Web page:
How to transition INTO a 1031 exchange?

6 Replies

My Goal: 

- Purchase a Multi family house in the DC area (inside of DC or in Virginia or Maryland) 

My Situation:

- I own a Single Family Home, which is my primary residence, that I purchased in 2016. However, I have never lived in my home since I have been stationed in Europe for 5 years. Because I have NOT lived in my house IF I go to sell it right now I will pay capital gains tax. This is because I do not meet the IRS requierement of living in my home for 2 out of the last 5 years. As of December 1st 2021 my house will be paid off. Purchase price was $225K ... current value $475K-$500K. 

Question:   

- How do I convert my primary residence to an investment property to eventually do a 1031 Exchange and purchase a multi family?  

Theres no conversion. It already is an investment property. 

Military members on active duty have up to 10 years for a sale to exclude capital gains, far more time than the 2 out of the last 5 year requirement the general public has.

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@Wojciech Grajewski , If you want to classify that property as an investment property then you simply need to treat it like an investment.  And your accountant will change where it is reported on your personal tax return.  Actual income production is not a requirement - but generating income is a  very strong indicator of your intent to hold it for investment.  So my best recommendation would be to rent it or make it available for rent and simply treat it like an investment.  Since you've never lived in it the bar to demonstrate your intent to hold for investment would be pretty low - even if your were keeping your options open to hold for investment or maybe move into one day.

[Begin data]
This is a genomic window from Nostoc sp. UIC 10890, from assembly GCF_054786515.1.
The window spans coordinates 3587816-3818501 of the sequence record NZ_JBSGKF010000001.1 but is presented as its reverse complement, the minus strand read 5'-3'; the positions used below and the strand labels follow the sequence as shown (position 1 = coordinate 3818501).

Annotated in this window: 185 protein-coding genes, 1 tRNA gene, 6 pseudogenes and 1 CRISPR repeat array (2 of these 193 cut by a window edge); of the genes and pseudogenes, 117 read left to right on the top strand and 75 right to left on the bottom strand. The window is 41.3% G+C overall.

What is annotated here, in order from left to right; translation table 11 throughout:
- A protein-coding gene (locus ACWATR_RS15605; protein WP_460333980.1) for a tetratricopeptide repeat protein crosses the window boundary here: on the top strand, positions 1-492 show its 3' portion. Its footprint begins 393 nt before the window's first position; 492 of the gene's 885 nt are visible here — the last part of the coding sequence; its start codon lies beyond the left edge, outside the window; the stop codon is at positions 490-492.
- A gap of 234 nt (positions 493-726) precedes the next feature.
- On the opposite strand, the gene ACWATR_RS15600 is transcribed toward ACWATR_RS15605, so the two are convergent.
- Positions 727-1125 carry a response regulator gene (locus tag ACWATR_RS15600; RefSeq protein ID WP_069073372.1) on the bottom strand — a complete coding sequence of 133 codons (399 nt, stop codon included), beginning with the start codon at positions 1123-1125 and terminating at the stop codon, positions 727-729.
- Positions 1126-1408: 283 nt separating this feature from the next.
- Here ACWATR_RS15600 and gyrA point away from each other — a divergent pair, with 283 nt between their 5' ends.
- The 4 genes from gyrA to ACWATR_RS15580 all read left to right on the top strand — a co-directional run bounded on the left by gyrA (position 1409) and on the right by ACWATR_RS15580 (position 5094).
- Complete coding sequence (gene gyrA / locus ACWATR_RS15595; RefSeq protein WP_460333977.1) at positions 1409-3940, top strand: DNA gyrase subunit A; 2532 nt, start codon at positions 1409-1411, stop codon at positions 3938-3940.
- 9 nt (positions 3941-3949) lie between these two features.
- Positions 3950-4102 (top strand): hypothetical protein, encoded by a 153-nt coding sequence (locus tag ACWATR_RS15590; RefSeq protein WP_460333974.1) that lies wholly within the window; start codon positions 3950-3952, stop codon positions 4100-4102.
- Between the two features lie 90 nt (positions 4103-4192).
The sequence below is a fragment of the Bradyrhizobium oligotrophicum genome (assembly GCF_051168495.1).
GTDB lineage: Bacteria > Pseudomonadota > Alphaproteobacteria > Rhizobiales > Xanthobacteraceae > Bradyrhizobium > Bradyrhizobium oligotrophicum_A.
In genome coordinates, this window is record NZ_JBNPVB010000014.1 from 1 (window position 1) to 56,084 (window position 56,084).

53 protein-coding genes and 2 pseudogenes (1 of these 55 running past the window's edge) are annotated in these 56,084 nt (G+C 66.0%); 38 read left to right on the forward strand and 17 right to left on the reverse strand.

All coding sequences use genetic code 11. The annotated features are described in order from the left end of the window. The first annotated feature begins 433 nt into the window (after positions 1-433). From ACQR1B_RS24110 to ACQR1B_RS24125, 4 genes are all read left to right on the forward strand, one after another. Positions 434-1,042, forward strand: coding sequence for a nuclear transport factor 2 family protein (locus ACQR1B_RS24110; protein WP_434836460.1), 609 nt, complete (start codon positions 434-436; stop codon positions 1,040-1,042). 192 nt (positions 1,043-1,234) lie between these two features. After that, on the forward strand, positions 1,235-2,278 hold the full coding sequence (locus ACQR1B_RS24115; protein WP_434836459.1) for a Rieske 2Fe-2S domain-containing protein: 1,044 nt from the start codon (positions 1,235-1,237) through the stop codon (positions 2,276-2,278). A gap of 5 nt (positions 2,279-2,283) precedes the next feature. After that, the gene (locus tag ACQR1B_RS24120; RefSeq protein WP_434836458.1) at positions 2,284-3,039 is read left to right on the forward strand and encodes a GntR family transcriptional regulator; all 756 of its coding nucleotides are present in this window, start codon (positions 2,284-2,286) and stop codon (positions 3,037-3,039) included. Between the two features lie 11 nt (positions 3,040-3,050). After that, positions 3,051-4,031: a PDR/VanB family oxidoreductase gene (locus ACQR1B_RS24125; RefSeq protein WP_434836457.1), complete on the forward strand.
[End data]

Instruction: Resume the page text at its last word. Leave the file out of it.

Caveat - If you want to buy something in or near the beltway using the 1031 exchange you'll need to also purchase the new property with the intent to hold for investment use.  So you'll need to do that a year or so before you might change your mind and move in.  So it can be a change of use and not a purchase of your next primary residence.

@Wojciech Grajewski you never lived in the property, so it was never a personal residence. If you rented the property, then you should have shown income and depreciation on your taxes for the last five years. Is that the case?

Originally posted by @Joe Splitrock :

@Wojciech Grajewski you never lived in the property, so it was never a personal residence. If you rented the property, then you should have shown income and depreciation on your taxes for the last five years. Is that the case?

I purchased the house with a VA loan in 2016. When I closed on the property the first thing I did was to gut it entirely and have been renovating it for 4 years. Renovations officially stopped end of 2020 and since early 2021 my cousin is living in it. Not sure if it answers your question.